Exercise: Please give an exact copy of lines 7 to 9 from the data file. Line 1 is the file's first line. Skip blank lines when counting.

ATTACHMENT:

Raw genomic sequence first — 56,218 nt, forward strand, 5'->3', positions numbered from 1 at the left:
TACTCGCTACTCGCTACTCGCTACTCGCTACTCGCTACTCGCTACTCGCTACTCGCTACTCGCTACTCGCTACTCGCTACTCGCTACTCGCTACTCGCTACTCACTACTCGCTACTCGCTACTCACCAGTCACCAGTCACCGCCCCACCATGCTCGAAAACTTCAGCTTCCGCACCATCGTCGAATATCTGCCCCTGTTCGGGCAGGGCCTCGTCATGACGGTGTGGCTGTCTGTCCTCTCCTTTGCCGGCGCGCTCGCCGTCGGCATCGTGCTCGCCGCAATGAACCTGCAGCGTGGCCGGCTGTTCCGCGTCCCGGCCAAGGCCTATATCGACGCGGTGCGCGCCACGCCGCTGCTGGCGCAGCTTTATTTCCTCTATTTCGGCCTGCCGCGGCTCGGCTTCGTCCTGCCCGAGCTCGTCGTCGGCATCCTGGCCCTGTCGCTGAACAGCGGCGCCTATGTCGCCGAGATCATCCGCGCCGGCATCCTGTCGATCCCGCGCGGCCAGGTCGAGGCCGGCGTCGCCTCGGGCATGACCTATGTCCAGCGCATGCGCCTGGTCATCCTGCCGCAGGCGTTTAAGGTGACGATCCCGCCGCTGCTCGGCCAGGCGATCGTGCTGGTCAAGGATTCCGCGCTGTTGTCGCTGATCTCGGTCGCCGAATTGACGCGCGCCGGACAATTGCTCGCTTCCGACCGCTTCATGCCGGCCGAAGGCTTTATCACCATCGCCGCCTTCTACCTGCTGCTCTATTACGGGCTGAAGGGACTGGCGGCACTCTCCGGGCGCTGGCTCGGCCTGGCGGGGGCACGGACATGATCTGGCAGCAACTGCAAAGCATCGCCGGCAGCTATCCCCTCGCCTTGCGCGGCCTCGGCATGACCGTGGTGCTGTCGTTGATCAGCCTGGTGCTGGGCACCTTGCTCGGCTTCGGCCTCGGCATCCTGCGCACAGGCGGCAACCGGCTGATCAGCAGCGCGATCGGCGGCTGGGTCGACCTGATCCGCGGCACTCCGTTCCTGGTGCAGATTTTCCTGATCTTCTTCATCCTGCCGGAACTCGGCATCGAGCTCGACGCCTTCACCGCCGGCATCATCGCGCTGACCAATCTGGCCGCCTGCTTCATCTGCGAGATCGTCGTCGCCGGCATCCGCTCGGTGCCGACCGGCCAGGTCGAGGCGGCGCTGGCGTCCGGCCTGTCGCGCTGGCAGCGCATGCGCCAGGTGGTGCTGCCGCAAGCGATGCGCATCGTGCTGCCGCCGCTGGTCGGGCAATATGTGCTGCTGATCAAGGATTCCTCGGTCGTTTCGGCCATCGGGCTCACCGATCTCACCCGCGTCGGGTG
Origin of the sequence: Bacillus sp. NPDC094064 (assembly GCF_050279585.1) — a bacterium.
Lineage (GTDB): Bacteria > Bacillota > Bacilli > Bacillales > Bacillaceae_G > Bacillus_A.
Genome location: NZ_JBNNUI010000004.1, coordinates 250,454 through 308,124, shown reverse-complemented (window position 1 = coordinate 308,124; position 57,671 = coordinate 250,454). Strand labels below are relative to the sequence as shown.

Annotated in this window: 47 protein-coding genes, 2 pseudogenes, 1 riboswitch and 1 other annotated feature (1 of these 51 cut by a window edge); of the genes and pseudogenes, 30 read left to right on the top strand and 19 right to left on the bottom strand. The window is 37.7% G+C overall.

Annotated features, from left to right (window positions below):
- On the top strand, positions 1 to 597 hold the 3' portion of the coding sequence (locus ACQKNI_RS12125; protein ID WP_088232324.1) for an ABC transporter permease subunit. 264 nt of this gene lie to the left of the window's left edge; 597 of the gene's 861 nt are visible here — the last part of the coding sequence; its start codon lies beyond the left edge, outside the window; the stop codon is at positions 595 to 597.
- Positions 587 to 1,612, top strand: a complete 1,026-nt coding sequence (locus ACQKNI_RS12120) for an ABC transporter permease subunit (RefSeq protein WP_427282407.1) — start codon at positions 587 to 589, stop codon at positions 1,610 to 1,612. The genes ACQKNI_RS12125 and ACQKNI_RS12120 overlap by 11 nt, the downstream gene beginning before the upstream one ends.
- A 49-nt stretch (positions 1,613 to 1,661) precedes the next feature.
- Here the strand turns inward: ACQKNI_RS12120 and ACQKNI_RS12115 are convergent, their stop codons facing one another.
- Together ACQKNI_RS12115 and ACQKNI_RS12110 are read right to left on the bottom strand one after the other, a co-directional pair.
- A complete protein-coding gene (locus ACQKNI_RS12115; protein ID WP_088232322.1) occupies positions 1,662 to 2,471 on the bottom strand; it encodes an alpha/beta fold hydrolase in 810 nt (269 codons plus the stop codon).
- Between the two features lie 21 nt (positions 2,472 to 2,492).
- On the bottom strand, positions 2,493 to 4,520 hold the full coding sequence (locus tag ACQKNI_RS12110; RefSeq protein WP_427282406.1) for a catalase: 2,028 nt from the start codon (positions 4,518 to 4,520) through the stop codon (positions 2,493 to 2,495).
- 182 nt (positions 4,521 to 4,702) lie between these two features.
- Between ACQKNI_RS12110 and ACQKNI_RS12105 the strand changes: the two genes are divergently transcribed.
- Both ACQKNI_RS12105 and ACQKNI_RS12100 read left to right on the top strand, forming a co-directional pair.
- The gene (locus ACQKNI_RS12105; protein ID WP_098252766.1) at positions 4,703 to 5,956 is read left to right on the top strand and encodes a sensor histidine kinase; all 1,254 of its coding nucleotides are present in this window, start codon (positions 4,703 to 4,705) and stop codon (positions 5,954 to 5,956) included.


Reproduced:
Annotated features, from left to right (window positions below):
- On the top strand, positions 1 to 597 hold the 3' portion of the coding sequence (locus ACQKNI_RS12125; protein ID WP_088232324.1) for an ABC transporter permease subunit. 264 nt of this gene lie to the left of the window's left edge; 597 of the gene's 861 nt are visible here — the last part of the coding sequence; its start codon lies beyond the left edge, outside the window; the stop codon is at positions 595 to 597.
- Positions 587 to 1,612, top strand: a complete 1,026-nt coding sequence (locus ACQKNI_RS12120) for an ABC transporter permease subunit (RefSeq protein WP_427282407.1) — start codon at positions 587 to 589, stop codon at positions 1,610 to 1,612. The genes ACQKNI_RS12125 and ACQKNI_RS12120 overlap by 11 nt, the downstream gene beginning before the upstream one ends.